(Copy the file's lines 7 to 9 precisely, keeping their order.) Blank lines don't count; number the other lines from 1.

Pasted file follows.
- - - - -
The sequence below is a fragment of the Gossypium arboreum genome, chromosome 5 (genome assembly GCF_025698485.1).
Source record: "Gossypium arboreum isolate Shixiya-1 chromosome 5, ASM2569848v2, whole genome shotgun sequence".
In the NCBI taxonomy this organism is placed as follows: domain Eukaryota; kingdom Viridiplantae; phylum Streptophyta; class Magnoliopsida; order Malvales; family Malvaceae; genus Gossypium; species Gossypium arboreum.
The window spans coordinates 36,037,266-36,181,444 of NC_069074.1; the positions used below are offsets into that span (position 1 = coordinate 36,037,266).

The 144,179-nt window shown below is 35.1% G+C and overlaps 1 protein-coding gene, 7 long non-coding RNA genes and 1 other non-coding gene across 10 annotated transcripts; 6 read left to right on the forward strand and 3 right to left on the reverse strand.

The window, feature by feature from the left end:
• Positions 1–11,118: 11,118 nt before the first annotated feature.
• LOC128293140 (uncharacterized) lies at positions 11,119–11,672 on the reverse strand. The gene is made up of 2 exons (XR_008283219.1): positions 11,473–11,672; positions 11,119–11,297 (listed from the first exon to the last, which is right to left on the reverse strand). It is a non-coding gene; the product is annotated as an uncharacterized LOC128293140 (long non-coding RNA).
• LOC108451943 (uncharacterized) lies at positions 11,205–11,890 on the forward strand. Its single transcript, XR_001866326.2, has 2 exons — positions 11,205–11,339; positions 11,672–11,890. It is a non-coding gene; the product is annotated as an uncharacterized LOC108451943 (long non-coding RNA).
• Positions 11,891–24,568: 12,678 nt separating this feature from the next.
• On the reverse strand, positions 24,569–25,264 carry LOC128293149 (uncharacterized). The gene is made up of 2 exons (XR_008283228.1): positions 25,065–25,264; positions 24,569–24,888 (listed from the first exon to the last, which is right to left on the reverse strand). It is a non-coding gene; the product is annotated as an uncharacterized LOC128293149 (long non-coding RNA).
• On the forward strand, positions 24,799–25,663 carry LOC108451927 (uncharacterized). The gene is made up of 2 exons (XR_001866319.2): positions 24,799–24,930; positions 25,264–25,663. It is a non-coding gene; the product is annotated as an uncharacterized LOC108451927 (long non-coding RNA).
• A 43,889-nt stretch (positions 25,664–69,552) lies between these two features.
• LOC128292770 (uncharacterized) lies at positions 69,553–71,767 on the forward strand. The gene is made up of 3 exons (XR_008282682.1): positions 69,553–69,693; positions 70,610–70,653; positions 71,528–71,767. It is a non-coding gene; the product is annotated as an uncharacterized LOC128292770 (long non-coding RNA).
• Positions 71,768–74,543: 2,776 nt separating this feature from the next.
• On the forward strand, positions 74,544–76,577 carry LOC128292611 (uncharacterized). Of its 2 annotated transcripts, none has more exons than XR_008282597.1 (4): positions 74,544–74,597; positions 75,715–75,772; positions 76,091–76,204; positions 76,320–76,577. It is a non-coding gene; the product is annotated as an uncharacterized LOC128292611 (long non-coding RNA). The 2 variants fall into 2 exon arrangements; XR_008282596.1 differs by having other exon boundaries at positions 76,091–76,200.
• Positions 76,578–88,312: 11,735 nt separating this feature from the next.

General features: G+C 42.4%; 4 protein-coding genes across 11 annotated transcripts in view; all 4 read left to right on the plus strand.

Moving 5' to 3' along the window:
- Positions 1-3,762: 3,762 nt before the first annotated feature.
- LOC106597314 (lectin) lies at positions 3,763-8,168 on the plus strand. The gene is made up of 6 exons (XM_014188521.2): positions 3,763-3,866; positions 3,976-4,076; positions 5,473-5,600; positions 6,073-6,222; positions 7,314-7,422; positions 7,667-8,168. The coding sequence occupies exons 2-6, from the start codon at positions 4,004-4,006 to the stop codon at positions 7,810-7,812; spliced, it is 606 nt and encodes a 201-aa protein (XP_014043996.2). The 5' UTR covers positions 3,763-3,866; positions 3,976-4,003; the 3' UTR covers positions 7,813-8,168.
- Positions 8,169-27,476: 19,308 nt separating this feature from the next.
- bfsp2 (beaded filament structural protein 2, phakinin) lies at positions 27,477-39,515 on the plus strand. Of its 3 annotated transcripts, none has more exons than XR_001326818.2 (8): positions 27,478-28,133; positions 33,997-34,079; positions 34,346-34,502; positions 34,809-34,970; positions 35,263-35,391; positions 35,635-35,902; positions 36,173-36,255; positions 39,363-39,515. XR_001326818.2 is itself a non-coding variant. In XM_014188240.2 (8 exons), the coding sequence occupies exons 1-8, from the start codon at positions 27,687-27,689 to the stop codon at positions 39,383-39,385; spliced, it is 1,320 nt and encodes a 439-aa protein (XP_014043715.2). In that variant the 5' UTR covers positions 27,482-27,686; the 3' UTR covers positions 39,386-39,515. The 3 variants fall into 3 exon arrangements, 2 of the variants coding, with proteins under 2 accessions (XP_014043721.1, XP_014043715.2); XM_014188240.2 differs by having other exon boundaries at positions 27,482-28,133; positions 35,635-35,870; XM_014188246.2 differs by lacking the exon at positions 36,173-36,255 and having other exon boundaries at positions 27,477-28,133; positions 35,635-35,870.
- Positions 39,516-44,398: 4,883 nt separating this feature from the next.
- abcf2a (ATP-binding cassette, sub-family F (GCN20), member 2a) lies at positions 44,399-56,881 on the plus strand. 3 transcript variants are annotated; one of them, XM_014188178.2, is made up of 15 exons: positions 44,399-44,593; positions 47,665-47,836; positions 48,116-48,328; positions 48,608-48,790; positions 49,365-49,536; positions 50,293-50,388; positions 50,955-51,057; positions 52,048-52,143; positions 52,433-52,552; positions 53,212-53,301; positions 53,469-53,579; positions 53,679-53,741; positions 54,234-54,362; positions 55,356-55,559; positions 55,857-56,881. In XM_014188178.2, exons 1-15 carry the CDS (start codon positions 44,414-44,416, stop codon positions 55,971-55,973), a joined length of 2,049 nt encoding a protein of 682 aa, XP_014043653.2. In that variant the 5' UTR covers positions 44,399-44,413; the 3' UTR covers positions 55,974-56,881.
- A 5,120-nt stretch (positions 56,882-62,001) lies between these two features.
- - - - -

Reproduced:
• Positions 1–11,118: 11,118 nt before the first annotated feature.
• LOC128293140 (uncharacterized) lies at positions 11,119–11,672 on the reverse strand. The gene is made up of 2 exons (XR_008283219.1): positions 11,473–11,672; positions 11,119–11,297 (listed from the first exon to the last, which is right to left on the reverse strand). It is a non-coding gene; the product is annotated as an uncharacterized LOC128293140 (long non-coding RNA).
• LOC108451943 (uncharacterized) lies at positions 11,205–11,890 on the forward strand. Its single transcript, XR_001866326.2, has 2 exons — positions 11,205–11,339; positions 11,672–11,890. It is a non-coding gene; the product is annotated as an uncharacterized LOC108451943 (long non-coding RNA).